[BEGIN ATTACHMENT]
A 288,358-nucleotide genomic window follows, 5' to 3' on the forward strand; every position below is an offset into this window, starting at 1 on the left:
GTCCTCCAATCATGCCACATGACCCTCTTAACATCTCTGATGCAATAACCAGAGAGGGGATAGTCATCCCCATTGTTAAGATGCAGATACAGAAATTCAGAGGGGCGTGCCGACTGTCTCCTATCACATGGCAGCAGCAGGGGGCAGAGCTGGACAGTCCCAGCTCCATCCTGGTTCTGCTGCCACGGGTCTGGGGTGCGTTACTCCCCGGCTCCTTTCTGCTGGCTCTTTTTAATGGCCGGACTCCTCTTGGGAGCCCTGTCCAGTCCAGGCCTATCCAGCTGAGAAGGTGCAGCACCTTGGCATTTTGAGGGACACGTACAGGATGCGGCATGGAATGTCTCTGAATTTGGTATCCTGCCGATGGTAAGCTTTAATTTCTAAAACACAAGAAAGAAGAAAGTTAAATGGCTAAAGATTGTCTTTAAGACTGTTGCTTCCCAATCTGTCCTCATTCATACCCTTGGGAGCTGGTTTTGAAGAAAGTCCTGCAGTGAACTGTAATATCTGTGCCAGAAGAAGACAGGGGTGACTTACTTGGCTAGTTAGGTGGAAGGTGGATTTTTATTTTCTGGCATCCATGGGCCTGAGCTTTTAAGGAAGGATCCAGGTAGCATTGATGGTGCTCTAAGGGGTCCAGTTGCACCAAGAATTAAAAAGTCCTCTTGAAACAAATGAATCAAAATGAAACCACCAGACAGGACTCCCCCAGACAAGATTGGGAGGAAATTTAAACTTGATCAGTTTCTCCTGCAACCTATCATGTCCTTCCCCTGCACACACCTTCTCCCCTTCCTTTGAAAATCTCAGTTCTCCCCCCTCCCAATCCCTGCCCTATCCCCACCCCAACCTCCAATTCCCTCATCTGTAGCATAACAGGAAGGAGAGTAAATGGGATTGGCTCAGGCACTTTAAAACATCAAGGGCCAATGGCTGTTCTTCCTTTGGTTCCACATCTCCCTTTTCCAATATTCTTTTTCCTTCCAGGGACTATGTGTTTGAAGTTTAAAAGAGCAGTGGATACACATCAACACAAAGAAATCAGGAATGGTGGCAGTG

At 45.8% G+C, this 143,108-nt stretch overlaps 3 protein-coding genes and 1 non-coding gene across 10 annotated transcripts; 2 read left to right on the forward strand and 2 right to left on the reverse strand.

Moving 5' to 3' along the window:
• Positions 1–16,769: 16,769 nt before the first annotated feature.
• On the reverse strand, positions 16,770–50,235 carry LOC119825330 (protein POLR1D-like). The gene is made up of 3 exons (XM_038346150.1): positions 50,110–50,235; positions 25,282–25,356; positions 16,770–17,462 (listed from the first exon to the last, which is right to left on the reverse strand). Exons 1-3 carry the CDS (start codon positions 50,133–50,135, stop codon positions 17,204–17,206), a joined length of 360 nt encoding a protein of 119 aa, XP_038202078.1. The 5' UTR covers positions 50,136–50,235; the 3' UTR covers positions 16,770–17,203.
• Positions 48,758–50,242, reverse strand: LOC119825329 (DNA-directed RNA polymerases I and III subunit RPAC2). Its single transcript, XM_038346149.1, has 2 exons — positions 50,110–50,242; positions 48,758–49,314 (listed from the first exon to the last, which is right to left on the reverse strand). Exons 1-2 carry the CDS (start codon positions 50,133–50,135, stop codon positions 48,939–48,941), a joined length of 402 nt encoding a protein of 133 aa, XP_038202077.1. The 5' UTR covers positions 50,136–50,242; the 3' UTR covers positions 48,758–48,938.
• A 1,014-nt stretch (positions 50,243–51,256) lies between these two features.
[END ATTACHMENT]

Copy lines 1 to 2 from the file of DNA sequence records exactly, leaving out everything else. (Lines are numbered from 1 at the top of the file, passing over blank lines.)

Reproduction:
A 288,358-nucleotide genomic window follows, 5' to 3' on the forward strand; every position below is an offset into this window, starting at 1 on the left:
GTCCTCCAATCATGCCACATGACCCTCTTAACATCTCTGATGCAATAACCAGAGAGGGGATAGTCATCCCCATTGTTAAGATGCAGATACAGAAATTCAGAGGGGCGTGCCGACTGTCTCCTATCACATGGCAGCAGCAGGGGGCAGAGCTGGACAGTCCCAGCTCCATCCTGGTTCTGCTGCCACGGGTCTGGGGTGCGTTACTCCCCGGCTCCTTTCTGCTGGCTCTTTTTAATGGCCGGACTCCTCTTGGGAGCCCTGTCCAGTCCAGGCCTATCCAGCTGAGAAGGTGCAGCACCTTGGCATTTTGAGGGACACGTACAGGATGCGGCATGGAATGTCTCTGAATTTGGTATCCTGCCGATGGTAAGCTTTAATTTCTAAAACACAAGAAAGAAGAAAGTTAAATGGCTAAAGATTGTCTTTAAGACTGTTGCTTCCCAATCTGTCCTCATTCATACCCTTGGGAGCTGGTTTTGAAGAAAGTCCTGCAGTGAACTGTAATATCTGTGCCAGAAGAAGACAGGGGTGACTTACTTGGCTAGTTAGGTGGAAGGTGGATTTTTATTTTCTGGCATCCATGGGCCTGAGCTTTTAAGGAAGGATCCAGGTAGCATTGATGGTGCTCTAAGGGGTCCAGTTGCACCAAGAATTAAAAAGTCCTCTTGAAACAAATGAATCAAAATGAAACCACCAGACAGGACTCCCCCAGACAAGATTGGGAGGAAATTTAAACTTGATCAGTTTCTCCTGCAACCTATCATGTCCTTCCCCTGCACACACCTTCTCCCCTTCCTTTGAAAATCTCAGTTCTCCCCCCTCCCAATCCCTGCCCTATCCCCACCCCAACCTCCAATTCCCTCATCTGTAGCATAACAGGAAGGAGAGTAAATGGGATTGGCTCAGGCACTTTAAAACATCAAGGGCCAATGGCTGTTCTTCCTTTGGTTCCACATCTCCCTTTTCCAATATTCTTTTTCCTTCCAGGGACTATGTGTTTGAAGTTTAAAAGAGCAGTGGATACACATCAACACAAAGAAATCAGGAATGGTGGCAGTG